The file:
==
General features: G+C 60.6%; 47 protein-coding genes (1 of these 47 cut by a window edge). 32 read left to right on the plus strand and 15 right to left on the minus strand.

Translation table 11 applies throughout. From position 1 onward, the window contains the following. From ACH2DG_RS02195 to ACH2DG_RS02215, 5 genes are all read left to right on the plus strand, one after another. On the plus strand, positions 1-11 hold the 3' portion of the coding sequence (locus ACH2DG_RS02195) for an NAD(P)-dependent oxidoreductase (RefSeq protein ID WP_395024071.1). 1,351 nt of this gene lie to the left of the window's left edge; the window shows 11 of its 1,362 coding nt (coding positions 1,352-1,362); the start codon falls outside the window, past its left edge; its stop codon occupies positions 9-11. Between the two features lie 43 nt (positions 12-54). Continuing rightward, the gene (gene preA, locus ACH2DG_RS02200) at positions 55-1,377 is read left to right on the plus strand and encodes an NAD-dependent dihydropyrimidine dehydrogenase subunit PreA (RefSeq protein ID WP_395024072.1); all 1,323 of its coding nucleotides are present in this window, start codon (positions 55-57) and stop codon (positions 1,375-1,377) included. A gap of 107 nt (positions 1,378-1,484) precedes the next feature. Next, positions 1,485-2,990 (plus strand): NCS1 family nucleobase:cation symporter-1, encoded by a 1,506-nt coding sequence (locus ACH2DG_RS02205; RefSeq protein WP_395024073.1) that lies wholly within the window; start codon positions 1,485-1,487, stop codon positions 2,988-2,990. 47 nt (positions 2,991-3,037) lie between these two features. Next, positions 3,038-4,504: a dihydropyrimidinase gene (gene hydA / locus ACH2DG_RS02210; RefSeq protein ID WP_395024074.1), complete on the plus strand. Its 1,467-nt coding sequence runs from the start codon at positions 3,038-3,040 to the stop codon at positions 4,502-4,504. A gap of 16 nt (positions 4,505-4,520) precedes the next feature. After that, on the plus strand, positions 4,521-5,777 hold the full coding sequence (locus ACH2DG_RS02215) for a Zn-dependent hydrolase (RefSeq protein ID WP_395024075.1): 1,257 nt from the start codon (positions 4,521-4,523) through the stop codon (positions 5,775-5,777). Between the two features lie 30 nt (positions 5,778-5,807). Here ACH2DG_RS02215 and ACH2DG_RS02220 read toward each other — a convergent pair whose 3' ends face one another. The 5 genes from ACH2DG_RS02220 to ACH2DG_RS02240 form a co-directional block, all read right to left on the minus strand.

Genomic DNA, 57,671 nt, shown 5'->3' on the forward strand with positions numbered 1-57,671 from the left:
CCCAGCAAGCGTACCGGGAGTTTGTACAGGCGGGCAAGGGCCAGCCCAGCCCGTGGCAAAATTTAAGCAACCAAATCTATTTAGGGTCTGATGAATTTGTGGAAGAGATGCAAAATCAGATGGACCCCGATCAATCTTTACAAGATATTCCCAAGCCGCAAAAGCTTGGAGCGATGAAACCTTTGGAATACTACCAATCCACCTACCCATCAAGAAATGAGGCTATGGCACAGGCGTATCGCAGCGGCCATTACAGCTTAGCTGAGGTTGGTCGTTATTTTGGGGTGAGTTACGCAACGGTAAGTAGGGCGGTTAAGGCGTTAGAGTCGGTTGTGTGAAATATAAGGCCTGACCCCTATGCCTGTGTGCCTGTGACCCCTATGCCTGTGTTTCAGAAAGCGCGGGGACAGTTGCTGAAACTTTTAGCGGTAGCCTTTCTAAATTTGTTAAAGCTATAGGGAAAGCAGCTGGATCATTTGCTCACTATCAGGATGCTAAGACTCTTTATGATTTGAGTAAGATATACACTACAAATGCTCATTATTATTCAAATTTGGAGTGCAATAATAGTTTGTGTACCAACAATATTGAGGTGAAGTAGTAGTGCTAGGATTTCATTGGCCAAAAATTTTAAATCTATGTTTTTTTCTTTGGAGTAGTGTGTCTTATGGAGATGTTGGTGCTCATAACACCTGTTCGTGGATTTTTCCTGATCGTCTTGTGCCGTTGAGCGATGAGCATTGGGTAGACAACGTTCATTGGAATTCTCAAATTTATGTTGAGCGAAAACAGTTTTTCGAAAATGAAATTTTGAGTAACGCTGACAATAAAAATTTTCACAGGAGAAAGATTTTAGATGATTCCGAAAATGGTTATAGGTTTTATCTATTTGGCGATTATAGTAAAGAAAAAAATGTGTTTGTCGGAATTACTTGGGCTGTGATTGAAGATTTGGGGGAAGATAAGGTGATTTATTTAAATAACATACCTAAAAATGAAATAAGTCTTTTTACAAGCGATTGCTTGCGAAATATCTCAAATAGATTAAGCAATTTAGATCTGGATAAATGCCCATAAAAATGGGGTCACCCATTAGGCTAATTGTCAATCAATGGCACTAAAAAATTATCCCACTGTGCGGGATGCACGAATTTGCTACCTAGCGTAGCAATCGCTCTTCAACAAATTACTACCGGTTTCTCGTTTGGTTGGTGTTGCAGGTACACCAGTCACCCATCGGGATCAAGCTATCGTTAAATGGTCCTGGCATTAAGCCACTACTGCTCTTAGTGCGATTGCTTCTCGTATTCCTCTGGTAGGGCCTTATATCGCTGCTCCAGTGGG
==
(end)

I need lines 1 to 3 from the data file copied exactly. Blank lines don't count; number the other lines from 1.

General features: G+C 60.6%; 47 protein-coding genes (1 of these 47 cut by a window edge). 32 read left to right on the plus strand and 15 right to left on the minus strand.

Translation table 11 applies throughout. From position 1 onward, the window contains the following. From ACH2DG_RS02195 to ACH2DG_RS02215, 5 genes are all read left to right on the plus strand, one after another. On the plus strand, positions 1-11 hold the 3' portion of the coding sequence (locus ACH2DG_RS02195) for an NAD(P)-dependent oxidoreductase (RefSeq protein ID WP_395024071.1). 1,351 nt of this gene lie to the left of the window's left edge; the window shows 11 of its 1,362 coding nt (coding positions 1,352-1,362); the start codon falls outside the window, past its left edge; its stop codon occupies positions 9-11. Between the two features lie 43 nt (positions 12-54). Continuing rightward, the gene (gene preA, locus ACH2DG_RS02200) at positions 55-1,377 is read left to right on the plus strand and encodes an NAD-dependent dihydropyrimidine dehydrogenase subunit PreA (RefSeq protein ID WP_395024072.1); all 1,323 of its coding nucleotides are present in this window, start codon (positions 55-57) and stop codon (positions 1,375-1,377) included. A gap of 107 nt (positions 1,378-1,484) precedes the next feature. Next, positions 1,485-2,990 (plus strand): NCS1 family nucleobase:cation symporter-1, encoded by a 1,506-nt coding sequence (locus ACH2DG_RS02205; RefSeq protein WP_395024073.1) that lies wholly within the window; start codon positions 1,485-1,487, stop codon positions 2,988-2,990. 47 nt (positions 2,991-3,037) lie between these two features. Next, positions 3,038-4,504: a dihydropyrimidinase gene (gene hydA / locus ACH2DG_RS02210; RefSeq protein ID WP_395024074.1), complete on the plus strand. Its 1,467-nt coding sequence runs from the start codon at positions 3,038-3,040 to the stop codon at positions 4,502-4,504. A gap of 16 nt (positions 4,505-4,520) precedes the next feature. After that, on the plus strand, positions 4,521-5,777 hold the full coding sequence (locus ACH2DG_RS02215) for a Zn-dependent hydrolase (RefSeq protein ID WP_395024075.1): 1,257 nt from the start codon (positions 4,521-4,523) through the stop codon (positions 5,775-5,777). Between the two features lie 30 nt (positions 5,778-5,807). Here ACH2DG_RS02215 and ACH2DG_RS02220 read toward each other — a convergent pair whose 3' ends face one another. The 5 genes from ACH2DG_RS02220 to ACH2DG_RS02240 form a co-directional block, all read right to left on the minus strand.

Genomic DNA, 57,671 nt, shown 5'->3' on the forward strand with positions numbered 1-57,671 from the left: